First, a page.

8 November 2010 (Monday) - A Day Off Work

‘er indoors TM  had the day off work today, so I took a day’s holiday as well. As I’m a supporter of the Aspinall Foundation, periodically I get free tickets to the local zoos, and so we’d planned to go to Port Lympne today.
I plan a lot of things, and mostly things go according to plan. So I shouldn’t be *that* miffed when occasionally things go wrong. The weather was against us today. With torrential rain and winds gusting up to 50mph, we decided that we didn’t much fancy walking round a zoo in a monsoon.

Having said that, we weren’t going to waste a day off, so we went to Dover museum to have a mooch round. We’d heard about this museum before, and at three quid it wasn’t overly expensive. The ground floor of the museum wasn’t too sad: prehistoric Dover, together with several artefacts of interest and descriptions of them. There was even a skeleton of a pre-historic Doverian. Going up the stairs were all sorts of articles and displays about the history of Girl Guides in the area.
The first floor was rubbish. To be fair to Dover museum, it will be good when it’s finished. But at the moment there are just endless displays of dull bits of broken pots with no explanation of what they are. Having ridiculed it, we moved on upwards.
The second floor featured an impressive stuffed Polar bear, and there were two main displays here. One was all about Dover since medieval times and was actually reasonably well done. The other was all about Dover’s ancient boat. Twenty years ago whist digging up the high street, diggers found a boat; three thousand years old and ten metres long. It was probably the first ever cross channel ferry, and this display was rather interesting. Which was surprising since we’d had a talk about it at the arky-ologee club (26 November 2008) which wasn’t overly riveting.

Lunch time: as we came out of the museum we found KFC. The rain was still torrential, so we popped in, if only to shelter from the elements. But KFC always makes for a good lunch. And on the way back to the car we made time for a crafty half. Two years ago I visited Blakes of Dover and wasn’t impressed. I would so dearly love to have this place in my top ten list of pubs. It has everything I rate in a pub. It’s off the beaten track. It’s downstairs in an obscure basement. It has decent ale from the best breweries – and some of the ale is poured from the barrel. It even has pickled eggs.
However it also has bar staff who know how marvellous their pub is. And rather than clientele or regulars, it has an “in-crowd” who make a point of staring at the newcomer. On my last visit I rather slated the place on a certain pub reviewing website, and today’s visit gave me no reason to change my opinion of the place.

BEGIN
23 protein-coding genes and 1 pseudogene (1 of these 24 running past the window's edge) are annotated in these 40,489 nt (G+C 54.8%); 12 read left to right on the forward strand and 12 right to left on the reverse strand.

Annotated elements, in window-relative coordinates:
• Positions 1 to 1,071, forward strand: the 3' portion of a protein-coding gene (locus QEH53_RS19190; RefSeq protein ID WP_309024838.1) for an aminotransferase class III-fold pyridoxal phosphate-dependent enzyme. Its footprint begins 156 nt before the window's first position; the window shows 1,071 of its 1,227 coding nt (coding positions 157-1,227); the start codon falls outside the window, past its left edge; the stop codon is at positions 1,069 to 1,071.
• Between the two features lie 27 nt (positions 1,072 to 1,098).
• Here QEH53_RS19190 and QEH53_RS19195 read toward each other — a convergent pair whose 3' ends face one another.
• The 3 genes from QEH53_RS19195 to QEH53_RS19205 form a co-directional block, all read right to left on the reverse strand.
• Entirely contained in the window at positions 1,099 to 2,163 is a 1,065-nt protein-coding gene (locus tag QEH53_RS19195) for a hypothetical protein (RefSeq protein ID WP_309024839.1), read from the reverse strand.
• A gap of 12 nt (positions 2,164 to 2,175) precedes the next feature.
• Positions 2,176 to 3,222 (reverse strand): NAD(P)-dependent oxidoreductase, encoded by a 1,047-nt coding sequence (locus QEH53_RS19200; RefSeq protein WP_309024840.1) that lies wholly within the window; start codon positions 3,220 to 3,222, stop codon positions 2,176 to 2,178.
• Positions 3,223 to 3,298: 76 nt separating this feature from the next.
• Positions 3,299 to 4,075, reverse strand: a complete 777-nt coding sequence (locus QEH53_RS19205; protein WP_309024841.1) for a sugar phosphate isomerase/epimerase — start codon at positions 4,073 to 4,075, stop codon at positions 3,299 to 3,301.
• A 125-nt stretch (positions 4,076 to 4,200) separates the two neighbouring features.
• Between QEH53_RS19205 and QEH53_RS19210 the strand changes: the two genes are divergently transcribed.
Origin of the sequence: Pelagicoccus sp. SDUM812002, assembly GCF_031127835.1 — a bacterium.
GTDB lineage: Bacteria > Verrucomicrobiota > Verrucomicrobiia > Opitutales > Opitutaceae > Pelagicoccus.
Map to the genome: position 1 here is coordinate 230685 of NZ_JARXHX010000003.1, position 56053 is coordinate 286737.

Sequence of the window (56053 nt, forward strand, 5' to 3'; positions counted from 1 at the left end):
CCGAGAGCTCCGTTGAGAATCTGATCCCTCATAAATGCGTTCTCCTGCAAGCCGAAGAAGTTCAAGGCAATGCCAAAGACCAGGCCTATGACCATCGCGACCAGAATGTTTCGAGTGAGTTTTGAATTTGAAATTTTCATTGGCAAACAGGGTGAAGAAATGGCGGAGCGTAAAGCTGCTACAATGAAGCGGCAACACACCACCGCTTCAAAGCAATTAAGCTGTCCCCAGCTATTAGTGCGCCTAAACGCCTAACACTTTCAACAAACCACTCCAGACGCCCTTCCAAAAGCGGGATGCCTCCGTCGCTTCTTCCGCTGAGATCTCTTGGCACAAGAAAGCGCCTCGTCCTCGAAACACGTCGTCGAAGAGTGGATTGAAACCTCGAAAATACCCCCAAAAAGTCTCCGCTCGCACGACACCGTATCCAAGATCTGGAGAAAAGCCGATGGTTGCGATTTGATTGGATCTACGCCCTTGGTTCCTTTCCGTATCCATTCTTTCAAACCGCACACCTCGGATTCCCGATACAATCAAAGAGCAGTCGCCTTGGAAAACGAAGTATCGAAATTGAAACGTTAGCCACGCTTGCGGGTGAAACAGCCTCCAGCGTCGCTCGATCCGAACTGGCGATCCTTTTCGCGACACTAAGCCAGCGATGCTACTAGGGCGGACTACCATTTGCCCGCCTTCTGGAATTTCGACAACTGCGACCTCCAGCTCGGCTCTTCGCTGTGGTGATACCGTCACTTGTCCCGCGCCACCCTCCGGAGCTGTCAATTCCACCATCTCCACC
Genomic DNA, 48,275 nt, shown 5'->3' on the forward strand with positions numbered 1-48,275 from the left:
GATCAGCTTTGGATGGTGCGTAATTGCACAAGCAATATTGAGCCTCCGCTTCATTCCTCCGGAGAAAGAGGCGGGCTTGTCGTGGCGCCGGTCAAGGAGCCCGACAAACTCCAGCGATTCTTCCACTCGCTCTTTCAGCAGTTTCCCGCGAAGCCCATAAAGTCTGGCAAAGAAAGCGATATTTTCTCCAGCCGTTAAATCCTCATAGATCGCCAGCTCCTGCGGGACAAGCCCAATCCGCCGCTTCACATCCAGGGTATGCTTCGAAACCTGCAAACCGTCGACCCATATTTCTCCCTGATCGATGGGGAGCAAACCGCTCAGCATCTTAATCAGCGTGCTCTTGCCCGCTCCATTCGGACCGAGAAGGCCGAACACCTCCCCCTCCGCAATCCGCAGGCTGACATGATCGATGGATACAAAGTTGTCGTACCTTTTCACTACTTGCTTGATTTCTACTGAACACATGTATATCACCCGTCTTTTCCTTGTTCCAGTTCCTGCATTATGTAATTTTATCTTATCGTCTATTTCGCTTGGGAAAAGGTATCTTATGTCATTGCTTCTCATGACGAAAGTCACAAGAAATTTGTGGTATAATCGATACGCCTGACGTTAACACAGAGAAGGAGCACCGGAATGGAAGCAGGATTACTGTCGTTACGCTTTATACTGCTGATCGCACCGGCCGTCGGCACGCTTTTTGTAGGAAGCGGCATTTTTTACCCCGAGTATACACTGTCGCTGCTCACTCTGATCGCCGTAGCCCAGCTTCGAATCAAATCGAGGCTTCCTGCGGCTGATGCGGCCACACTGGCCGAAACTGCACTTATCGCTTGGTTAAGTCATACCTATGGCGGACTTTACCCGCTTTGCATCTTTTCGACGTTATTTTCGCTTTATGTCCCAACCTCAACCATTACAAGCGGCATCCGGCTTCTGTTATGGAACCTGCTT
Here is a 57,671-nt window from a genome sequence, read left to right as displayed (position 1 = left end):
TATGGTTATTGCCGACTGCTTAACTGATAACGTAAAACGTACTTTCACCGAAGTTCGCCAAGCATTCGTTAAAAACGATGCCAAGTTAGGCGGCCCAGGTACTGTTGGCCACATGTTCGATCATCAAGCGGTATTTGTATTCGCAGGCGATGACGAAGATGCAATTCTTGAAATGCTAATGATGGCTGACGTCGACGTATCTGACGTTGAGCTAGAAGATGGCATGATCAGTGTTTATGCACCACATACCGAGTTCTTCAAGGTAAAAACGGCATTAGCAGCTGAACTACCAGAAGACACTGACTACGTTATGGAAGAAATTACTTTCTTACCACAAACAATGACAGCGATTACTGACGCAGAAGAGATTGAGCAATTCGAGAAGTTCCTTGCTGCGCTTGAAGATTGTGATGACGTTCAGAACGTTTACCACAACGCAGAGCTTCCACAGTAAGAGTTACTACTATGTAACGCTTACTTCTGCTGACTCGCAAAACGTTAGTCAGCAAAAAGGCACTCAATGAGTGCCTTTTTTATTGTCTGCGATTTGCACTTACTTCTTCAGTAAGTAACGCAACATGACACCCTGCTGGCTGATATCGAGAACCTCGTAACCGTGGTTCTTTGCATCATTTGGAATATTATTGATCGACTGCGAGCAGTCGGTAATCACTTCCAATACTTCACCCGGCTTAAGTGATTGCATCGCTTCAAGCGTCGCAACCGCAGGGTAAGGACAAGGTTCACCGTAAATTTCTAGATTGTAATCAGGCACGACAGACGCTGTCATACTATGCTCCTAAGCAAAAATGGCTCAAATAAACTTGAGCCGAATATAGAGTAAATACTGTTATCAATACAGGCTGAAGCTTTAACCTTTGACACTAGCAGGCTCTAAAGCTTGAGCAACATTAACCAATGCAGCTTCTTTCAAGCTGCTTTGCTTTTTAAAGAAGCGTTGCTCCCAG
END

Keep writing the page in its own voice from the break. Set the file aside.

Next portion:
On the way home we stopped off at another seaside town where a branch of Maplins has recently opened. I thought it might be worth a visit: I was wrong – it was dull. But whilst we were in the area we thought we’d go visit the most recent fruit of my loin. Unfortunately she wasn’t in, but “Thing Two” from Doctor Seuss was there in her pyjamas to welcome us. Or that was my initial reaction. I am told that they are very nice pyjamas, and who am I to argue.

Over the last few days I’ve been mentioning making my own beer. We called in to the local home brew shop today. Getting all the kit and caboodle looked a bit pricey, so I got a starter set which in only fifteen days will give me twenty litres of stout. If it works I will have managed to knock out the stuff for seventy pence a pint (which is even cheaper than Lidl). And if it doesn’t work I will console myself with the thought of how much money I could have wasted if I had bought the bigger kit. Loyal readers are very welcome to point and laugh at my box of “Stout Fellow” as it bubbles away in my kitchen. And loyal readers who respect the stout are very welcome to try some when I open the box in a couple of week’s time... 

1 comment:

  1. When I was much, much smaller, can you imagine? The Dover museum used to be on the same road as the police station, beneath the town hall. Whenever I was taken along that road I used to have to make whoever was with me cross the road to avoid the polar bear, who stood in the main entrance, I was terrified of it. I may have to visit the museum just to see if I still am!